One of my favorite moments as a writer is when I stop to research some historical possibility and come away with a fascinating discovery. That happened to me just last week.
In my latest release, Heart on the Line, instead of my usual cowboy hero, I decided to go in a slightly different direction. Instead of riding a horse, my hero prefers a bicycle. Seeing as how I’m married to a computer nerd cyclist and am busy raising two more males of that variety, I thought it was time I showed the world just how hunky and sigh-worthy the atypical romance hero could be.
Amos Bledsoe is slim and fit (from all his cycling), has a wonderful sense of humor, is loyal, intelligent, sensitive, and thanks to his great relationship with his sister and mother, insightful when it comes to appreciating a woman’s independence. Yet, his finer qualities are often overlooked because he’s not the rugged outdoorsman with tanned skin and broad shoulders. Even though I love my alpha male heroes, when it comes to a lifetime commitment, I’d much rather have the intelligent, funny, sensitive man than the arrogant, bull-headed fella. So I decided it was past time for me to write one.
Loosely inspired by Detective William Murdoch from the Murdoch Mysteries series, Amos is an avid wheelman. However, when he travels to Harper’s Station to help the heroine, he leaves his velocipede behind. Now, seeing as how Harper’s Station is a women’s colony full of suffrage-minded women, and bicycling in the 1890’s was a great symbol of women’s increasing freedom and independence, I knew my ladies would want to take advantage of Amos’s skills and have him give them a few riding lessons. Only problem was, safety bicycles were still so new at this time, they were terribly expensive. So I needed a way for them to get hold of some used machines. Enter, the Alamo Wheelmen.
Thanks to the wonderful website of the Texas Transportation Museum, I discovered that bicycles were not only popular back east, but were in use in Texas as well. The Alamo Wheelmen was a cycling club in San Antonio founded in 1891. It was a chapter of the national organization — League of American Wheelmen — of which my hero was also a member. They had their own racing team and had numerous owners of bicycle shops as members as well. The perfect contact for my hero.
So Amos used his connections to contact the Alamo group via telegraph and found a selection of used female-style cycles as well as a more masculine style for himself. And all at a bargain price!
The arrival of those bicycles added some humorous moments to the story as well as a distraction that allowed the villain to move ahead with his dastardly plan.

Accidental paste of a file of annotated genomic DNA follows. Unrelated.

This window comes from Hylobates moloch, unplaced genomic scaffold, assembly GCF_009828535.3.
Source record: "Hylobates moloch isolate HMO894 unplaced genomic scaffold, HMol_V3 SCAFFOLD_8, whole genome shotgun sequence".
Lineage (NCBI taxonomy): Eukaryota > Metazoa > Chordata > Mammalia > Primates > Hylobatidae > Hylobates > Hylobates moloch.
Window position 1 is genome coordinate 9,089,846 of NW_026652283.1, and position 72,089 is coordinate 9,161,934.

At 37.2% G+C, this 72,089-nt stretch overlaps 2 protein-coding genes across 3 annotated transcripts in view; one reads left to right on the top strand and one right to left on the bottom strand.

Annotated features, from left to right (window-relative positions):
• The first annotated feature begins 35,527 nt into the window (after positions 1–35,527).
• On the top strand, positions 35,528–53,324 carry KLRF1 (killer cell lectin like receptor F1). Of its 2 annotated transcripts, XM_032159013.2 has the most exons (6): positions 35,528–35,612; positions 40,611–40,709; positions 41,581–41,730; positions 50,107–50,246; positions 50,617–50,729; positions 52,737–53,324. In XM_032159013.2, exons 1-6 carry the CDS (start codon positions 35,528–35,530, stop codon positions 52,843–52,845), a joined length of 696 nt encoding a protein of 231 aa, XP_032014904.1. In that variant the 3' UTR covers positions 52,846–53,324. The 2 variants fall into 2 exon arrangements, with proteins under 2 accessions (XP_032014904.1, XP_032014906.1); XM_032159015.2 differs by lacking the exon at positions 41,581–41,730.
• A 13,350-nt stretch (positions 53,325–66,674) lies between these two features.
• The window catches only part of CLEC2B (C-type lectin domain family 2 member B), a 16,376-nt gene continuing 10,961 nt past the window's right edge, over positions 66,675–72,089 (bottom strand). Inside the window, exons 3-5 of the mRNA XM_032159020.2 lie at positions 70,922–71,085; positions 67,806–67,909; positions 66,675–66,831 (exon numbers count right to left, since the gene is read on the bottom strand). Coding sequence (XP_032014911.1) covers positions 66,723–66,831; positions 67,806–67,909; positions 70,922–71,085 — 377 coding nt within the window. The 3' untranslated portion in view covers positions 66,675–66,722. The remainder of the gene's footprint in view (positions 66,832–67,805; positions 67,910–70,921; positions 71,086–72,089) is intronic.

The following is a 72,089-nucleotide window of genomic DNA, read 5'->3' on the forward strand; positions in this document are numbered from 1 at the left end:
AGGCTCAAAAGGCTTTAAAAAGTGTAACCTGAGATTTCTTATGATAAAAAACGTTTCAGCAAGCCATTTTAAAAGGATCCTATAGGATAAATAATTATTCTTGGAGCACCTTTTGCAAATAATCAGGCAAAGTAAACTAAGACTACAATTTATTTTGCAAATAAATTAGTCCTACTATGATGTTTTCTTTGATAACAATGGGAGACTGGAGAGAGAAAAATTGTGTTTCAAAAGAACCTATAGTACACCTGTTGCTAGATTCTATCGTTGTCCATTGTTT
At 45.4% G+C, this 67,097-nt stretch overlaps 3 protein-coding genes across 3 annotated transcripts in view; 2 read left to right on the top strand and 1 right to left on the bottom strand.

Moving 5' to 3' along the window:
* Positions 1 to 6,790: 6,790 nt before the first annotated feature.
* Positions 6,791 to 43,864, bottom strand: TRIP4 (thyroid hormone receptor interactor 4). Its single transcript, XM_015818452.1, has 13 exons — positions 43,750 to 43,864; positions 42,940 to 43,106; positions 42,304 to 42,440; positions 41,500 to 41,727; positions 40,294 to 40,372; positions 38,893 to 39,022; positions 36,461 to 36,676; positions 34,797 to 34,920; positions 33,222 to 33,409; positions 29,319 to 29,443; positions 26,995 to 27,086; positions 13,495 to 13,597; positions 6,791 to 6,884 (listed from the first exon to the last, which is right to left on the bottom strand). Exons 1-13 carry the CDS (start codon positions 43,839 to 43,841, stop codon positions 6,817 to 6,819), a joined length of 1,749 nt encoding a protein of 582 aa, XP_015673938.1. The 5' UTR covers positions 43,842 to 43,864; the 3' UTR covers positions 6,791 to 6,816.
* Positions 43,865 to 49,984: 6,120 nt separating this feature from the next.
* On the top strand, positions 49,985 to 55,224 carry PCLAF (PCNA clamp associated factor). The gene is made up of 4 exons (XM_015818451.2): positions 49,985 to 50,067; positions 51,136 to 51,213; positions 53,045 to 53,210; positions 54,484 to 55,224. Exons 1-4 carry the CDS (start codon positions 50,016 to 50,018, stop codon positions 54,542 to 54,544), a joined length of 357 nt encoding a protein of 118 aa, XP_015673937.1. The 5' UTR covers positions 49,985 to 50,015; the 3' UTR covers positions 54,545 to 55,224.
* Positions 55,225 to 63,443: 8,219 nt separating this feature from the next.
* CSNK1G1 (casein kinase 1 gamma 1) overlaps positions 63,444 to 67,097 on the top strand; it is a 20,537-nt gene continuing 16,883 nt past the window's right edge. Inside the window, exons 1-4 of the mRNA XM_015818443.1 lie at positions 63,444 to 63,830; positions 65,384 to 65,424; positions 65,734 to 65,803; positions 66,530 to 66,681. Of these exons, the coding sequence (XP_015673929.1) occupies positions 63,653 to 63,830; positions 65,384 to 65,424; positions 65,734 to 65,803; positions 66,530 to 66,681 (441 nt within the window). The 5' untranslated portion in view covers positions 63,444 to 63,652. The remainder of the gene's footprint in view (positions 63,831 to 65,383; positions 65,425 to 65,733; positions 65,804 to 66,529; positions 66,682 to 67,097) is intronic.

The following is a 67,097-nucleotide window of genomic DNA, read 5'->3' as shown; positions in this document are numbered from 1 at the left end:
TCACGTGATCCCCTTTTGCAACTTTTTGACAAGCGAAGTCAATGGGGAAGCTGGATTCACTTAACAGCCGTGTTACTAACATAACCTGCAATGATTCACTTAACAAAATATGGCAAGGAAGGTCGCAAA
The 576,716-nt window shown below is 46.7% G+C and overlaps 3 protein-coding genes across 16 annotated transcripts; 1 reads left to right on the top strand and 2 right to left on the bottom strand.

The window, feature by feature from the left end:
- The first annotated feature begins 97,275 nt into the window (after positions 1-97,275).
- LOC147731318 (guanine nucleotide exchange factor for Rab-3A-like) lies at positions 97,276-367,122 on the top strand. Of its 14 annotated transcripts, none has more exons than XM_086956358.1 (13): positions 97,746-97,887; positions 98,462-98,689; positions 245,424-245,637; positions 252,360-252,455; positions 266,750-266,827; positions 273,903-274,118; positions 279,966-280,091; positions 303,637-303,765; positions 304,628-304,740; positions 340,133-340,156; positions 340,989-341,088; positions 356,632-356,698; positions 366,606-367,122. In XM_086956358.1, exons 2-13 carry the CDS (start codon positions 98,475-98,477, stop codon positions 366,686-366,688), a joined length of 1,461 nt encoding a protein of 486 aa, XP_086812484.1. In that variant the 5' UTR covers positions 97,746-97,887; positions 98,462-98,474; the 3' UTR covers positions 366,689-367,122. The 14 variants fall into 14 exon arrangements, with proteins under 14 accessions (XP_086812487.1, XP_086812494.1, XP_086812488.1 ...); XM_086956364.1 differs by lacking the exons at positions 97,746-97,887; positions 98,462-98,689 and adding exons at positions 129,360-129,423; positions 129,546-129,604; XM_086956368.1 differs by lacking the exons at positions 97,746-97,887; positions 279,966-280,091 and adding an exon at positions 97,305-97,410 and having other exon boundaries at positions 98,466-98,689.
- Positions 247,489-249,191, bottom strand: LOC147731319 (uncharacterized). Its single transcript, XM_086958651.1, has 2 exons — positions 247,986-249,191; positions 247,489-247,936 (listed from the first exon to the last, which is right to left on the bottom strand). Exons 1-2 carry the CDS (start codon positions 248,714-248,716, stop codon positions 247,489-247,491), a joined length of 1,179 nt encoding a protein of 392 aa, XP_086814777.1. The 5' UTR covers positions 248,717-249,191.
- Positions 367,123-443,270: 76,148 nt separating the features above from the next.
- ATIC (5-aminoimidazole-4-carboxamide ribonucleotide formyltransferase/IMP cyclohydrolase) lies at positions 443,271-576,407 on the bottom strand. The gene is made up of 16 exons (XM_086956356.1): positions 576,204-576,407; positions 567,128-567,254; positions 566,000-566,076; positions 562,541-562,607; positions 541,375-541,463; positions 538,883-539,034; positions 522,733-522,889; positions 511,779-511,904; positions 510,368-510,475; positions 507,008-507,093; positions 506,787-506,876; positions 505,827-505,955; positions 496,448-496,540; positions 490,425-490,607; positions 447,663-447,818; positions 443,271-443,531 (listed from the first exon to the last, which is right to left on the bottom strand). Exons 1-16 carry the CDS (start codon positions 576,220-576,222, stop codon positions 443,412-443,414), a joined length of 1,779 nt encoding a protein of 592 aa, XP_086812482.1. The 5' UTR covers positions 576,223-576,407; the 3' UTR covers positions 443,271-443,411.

So what do you think?
Can a western hero ride a bicycle instead of a horse?
Do you enjoy a variety of hero types in your romances, or do you have a strong preference for the alpha males?
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More about Heart on the Line:
Witemeyer Returns with Her Trademark Blend of Adventure, Romance, and Humor
Grace Mallory is tired of running, of hiding. But when an old friend sends an after-hours telegraph transmission warning Grace that the man who has hunted her for nearly a year has discovered her location, she fears she has no choice. She can’t let the villain she believes responsible for her father’s death release his wrath in Harper’s Station, the town that has sheltered her and blessed her with the dearest friends she’s ever known.
Amos Bledsoe prefers bicycles to horses and private conversations over the telegraph wire to social gatherings with young ladies who see him as nothing more than an oddity. His telegraph companion, the mysterious Miss G, listens eagerly to his ramblings every night and delights him with tales all her own. For months, their friendship–dare he believe, courtship?–has fed his hope that he has finally found the woman God intended for him. Yet when he takes the next step to meet her in person, he discovers her life is in peril, and Amos must decide if he can shed the cocoon of his quiet nature to become the hero Grace requires.
For those who love to smile as they read, bestselling author Karen Witemeyer offers warm-hearted historical romances with a flair of humor, feisty heroines, and swoon-worthy Texas heroes. A transplant from California, Karen came to Texas for college, met a cowboy disguised as a computer nerd, married him, and never left the state that had become home.
Winner of the HOLT Medallion, ACFW Carol Award, Inspirational Reader’s Choice Award, National Reader’s Choice Award, and a finalist for both the RITA and Christy Awards, Karen is a firm believer in the power of happy endings. . . and ice cream. She also loves to reward her readers. Every month she gives away two inspirational historical novels to someone from her newsletter list and offers substantial bonus content on her website.